Chapter 552 Tourist Guide
“So that is one of your towns?” Meadow asked.
Ilea nodded. “I haven’t actually been here before. It’s not that large compared to some of the places I’ve visited.”
“It’s quite impressive. The buildings that is… the walls are… not enchanted?” it asked.
“Probably not, no. Most creatures aren’t quite as high level as that Werewolf. And even that one might not approach the lights and noise of a town,” she said.
“Fascinating… truly,” Meadow said.
“Do you want to go in? Look around?” Ilea asked.
“Is that not too much of a risk? What if we’re discovered? There are powerful humans out there. They may not be as amicable if they find out you are carrying a four mark being,” Meadow said. “Also know that I won’t expand here. My mana would kill most of the humans in my vicinity.”
“Would be exceedingly unlucky to get discovered here, let alone by someone who could actually oppose me,” Ilea said and walked towards the town walls.
They were somewhere in Lys. Probably.
She decided it was safer to just enter, blinking and displacing herself before they both appeared on a dirt road.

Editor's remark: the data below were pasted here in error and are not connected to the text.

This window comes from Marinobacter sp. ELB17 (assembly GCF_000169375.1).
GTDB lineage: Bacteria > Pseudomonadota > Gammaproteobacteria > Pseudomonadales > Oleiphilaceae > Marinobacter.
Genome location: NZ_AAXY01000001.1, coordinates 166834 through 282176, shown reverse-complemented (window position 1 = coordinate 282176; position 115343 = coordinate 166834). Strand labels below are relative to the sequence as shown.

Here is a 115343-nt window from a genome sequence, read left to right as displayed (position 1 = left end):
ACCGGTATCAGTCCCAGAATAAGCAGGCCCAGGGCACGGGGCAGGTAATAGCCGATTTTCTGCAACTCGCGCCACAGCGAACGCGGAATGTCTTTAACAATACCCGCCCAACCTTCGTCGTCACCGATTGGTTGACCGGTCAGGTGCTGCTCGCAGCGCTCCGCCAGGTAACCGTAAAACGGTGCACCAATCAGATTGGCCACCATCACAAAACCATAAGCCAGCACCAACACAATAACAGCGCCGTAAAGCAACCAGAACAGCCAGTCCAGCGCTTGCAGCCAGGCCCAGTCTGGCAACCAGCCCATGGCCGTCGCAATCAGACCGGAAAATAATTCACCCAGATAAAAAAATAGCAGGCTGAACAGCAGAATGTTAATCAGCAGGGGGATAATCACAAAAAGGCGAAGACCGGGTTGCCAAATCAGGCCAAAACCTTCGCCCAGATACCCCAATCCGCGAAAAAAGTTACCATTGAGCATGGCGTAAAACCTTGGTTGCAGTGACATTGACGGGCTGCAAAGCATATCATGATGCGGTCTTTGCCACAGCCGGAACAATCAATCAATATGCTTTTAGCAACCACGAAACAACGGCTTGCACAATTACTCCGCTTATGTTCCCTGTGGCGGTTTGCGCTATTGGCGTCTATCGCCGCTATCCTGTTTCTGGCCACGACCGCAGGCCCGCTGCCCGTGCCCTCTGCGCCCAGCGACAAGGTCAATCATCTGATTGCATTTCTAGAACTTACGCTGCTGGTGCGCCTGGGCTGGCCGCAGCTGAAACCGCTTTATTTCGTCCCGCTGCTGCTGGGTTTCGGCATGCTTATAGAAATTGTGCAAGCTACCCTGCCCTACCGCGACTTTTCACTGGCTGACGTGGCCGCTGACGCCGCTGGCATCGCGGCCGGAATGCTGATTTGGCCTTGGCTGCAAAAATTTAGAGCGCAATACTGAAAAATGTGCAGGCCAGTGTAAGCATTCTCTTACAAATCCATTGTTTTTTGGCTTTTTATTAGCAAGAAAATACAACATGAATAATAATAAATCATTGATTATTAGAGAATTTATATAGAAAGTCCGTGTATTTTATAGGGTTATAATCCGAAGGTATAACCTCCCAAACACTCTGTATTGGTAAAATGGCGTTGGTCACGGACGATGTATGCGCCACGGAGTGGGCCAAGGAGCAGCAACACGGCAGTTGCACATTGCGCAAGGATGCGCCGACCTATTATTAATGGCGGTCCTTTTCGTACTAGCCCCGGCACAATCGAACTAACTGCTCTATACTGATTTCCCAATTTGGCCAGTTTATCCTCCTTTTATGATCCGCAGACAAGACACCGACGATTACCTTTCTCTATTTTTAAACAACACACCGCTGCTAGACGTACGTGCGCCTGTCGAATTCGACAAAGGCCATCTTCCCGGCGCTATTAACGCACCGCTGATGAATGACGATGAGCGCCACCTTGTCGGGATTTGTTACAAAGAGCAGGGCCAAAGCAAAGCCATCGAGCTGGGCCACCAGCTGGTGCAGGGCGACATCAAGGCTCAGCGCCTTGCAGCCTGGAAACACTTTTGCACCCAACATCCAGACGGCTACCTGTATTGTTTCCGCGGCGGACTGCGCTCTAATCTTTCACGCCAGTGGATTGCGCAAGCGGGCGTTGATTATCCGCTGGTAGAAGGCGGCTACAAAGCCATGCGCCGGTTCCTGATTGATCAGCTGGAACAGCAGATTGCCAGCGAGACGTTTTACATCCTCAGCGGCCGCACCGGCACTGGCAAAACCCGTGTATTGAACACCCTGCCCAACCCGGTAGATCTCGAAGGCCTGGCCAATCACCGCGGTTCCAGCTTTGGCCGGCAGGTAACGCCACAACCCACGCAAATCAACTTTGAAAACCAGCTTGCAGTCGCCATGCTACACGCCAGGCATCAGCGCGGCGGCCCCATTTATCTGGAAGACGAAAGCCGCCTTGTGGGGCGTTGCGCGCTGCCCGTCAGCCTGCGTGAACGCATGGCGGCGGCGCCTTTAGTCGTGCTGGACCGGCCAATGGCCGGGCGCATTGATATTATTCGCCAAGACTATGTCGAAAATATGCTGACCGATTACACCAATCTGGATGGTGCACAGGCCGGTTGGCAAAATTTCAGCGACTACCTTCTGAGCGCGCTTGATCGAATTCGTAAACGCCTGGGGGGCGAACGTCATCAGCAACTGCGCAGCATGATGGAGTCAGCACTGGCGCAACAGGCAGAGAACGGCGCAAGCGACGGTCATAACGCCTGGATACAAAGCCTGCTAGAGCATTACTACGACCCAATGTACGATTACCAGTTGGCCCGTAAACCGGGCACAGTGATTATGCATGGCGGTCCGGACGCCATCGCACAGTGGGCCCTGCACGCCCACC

A single drunk man in shoddy pants and without a shirt on yelped.
“Greetings,” Ilea said.
He gulped. “Ah… greetinsh, my lady.”
Manners at least, she thought and flung a piece of silver towards him.
“You didn’t lie… this man is level eighteen. How did he survive so long? He looks at least a decade old!” Meadow said.
“He’s at least thirty years old actually. The walls are your answer. Walls and lack of predators in the area I suppose. He wouldn’t go out into the wild without protection or in a large group,” Ilea said. “Many of the monsters around aren’t far above him in level by the way. It’s not just us humans.”
“I didn’t mean to insult you. I hope you understand. It’s just that… I haven’t seen something quite like this,” Meadow said.
Ilea chuckled. “Don’t you worry. I’m quite aware of my species’ limitations. And our potential.”
“Killing Astral spirits… when you started like that? You’re starting to look more and more impressive, Ilea,” Meadow said.
“Don’t flatter me. I’m happy to accept compliments once I’ve bested you in a bout,” she said and entered the local inn, putting Meadow into the pack she summoned.